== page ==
September 6, 2015

Tim Büthe and Alan Jacobs edit symposium on "Research Transparency in Qualitative and Multi-Method Research"

Network member Tim Büthe (Duke) has just alerted us that a symposium on "Research Transparency in Qualitative and Multi-Method Research," which he has edited with Alan Jacobs (UBC), has just been published in Qualitative and Multi-Methods Research.  The symposium is also available for download from SSRN here.  The SSRN abstract is below.

* * *

Research transparency has become a prominent issue across the social as well as the natural sciences. In the broad sense of providing a clear and reliable account of sources and an explicit account of how a scholar has gone about the analysis to arrive at his or her conclusions, transparency is central to the integrity and interpretability of research. But what does living up to this ideal of research transparency require in practice? What exactly do social scientists most need to be transparent about? How can greater research transparency be achieved concretely without undue costs? How does the meaning of transparency differ across research traditions grounded in differing epistemological or ontological assumptions? And are there limits? What is appropriate when the norm of research transparency conflicts with other professional norms, in particular the postulates of research ethics? The contributors to this symposium address these questions from the perspective of a wide range of research traditions, characterized by the type of evidence, such as interviews (Bleich & Pekkanen) or written sources (Trachtenberg); the context of, or epistemological position in field research (Cramer, Shih, Parkinson & Wood, Pachirat); and a variety of analytical approaches, including computerized textual analysis (Romney, Stewart & Tingley), qualitative comparative analysis (Wagemann & Schneider), hermeutics (Davison), and process tracing (Fairfield). In their concluding essay, the editors, Büthe & Jacobs, identify important areas of agreement about the goals and meaning of transparency and illuminate the structure and sources of key disagreements. They also reflect on broader implications, offering some additional suggestions for advancing research integrity, intellectual pluralism, and research ethics jointly. This symposium was published in Qualitative and Multi-Methods Research, the newsletter of the American Political Science Association's QMMR section, edited by Tim Büthe and Alan M. Jacobs with additional support from the Consortium of Qualitative and Multi-Method Research.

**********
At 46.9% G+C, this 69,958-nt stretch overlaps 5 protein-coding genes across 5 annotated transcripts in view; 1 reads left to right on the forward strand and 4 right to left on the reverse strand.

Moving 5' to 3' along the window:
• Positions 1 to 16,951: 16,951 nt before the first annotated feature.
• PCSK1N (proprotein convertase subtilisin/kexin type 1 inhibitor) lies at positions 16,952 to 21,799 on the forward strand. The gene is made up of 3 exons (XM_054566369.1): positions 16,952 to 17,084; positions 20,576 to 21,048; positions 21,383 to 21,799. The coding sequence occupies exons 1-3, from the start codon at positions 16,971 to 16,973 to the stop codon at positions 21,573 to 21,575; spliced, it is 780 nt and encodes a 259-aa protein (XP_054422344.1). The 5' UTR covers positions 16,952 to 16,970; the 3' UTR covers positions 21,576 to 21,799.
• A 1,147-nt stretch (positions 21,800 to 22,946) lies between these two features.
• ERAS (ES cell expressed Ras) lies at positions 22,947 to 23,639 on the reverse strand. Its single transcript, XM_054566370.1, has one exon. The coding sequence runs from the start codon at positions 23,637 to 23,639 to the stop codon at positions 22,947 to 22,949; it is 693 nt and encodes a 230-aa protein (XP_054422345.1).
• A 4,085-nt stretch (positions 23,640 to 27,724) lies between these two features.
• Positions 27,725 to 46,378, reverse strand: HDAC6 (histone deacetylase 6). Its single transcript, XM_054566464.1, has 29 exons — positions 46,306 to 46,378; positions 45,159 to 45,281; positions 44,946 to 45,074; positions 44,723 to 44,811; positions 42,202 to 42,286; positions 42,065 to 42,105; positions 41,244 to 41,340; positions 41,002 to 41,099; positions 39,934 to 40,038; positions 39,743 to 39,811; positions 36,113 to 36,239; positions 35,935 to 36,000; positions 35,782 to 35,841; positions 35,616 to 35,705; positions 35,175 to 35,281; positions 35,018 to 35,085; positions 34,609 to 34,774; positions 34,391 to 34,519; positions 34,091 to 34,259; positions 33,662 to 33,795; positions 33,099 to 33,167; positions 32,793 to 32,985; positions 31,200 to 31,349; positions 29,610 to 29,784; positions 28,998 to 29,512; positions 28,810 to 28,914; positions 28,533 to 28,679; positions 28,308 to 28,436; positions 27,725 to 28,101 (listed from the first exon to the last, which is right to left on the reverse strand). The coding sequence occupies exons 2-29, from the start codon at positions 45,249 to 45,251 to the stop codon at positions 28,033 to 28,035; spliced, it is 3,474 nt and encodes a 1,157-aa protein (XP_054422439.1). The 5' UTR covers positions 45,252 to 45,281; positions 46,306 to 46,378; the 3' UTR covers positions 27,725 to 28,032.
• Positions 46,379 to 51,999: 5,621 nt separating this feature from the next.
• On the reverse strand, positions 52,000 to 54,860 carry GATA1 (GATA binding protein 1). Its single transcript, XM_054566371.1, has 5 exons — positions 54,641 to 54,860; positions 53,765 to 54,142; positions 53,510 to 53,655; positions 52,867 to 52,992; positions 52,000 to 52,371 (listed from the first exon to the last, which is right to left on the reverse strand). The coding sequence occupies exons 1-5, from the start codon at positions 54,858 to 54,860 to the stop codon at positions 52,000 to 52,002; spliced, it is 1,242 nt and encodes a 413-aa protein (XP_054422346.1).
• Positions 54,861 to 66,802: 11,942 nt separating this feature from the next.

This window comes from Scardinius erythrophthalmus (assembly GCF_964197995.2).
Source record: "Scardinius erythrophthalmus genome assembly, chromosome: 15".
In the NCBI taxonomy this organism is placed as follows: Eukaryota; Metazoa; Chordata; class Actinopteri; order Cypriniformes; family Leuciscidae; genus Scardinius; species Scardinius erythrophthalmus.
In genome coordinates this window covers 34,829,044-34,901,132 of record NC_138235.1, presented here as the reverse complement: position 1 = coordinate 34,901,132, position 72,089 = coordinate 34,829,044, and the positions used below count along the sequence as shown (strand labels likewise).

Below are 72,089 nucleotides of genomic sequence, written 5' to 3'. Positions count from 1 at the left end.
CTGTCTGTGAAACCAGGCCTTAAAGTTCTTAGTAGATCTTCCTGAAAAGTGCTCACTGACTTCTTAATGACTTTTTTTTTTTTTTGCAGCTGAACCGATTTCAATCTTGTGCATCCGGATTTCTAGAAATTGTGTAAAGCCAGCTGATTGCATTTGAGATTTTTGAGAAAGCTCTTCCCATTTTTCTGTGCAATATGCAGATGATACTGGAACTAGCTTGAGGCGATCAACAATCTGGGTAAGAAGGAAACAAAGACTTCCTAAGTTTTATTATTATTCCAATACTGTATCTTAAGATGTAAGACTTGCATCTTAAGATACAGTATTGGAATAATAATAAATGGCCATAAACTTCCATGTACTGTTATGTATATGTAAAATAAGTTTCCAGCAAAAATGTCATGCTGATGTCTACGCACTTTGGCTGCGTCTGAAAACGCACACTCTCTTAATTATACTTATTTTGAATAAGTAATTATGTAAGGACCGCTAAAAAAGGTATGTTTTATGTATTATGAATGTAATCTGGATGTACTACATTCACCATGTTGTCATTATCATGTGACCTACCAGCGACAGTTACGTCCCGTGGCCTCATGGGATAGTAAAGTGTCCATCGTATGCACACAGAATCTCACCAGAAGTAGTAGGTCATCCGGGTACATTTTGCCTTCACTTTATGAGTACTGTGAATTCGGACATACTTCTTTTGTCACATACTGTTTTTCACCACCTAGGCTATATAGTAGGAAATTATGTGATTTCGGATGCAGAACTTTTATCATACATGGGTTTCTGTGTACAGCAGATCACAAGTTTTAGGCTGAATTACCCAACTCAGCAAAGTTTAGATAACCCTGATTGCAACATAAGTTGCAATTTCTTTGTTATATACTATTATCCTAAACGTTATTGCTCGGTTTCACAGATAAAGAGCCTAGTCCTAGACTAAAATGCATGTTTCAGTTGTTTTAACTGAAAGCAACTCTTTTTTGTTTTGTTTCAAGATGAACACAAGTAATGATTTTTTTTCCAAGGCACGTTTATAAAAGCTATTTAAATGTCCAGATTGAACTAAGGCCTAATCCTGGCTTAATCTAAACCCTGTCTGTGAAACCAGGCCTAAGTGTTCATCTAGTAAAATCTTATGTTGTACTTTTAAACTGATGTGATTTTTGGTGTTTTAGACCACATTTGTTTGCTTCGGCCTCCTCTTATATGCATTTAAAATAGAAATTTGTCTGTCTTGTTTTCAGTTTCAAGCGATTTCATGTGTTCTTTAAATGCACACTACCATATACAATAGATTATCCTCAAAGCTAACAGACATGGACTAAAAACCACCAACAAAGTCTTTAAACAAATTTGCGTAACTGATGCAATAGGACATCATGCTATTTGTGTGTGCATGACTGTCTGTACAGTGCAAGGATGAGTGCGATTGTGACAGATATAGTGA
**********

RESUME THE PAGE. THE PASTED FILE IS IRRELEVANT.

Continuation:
No comments:

Post a Comment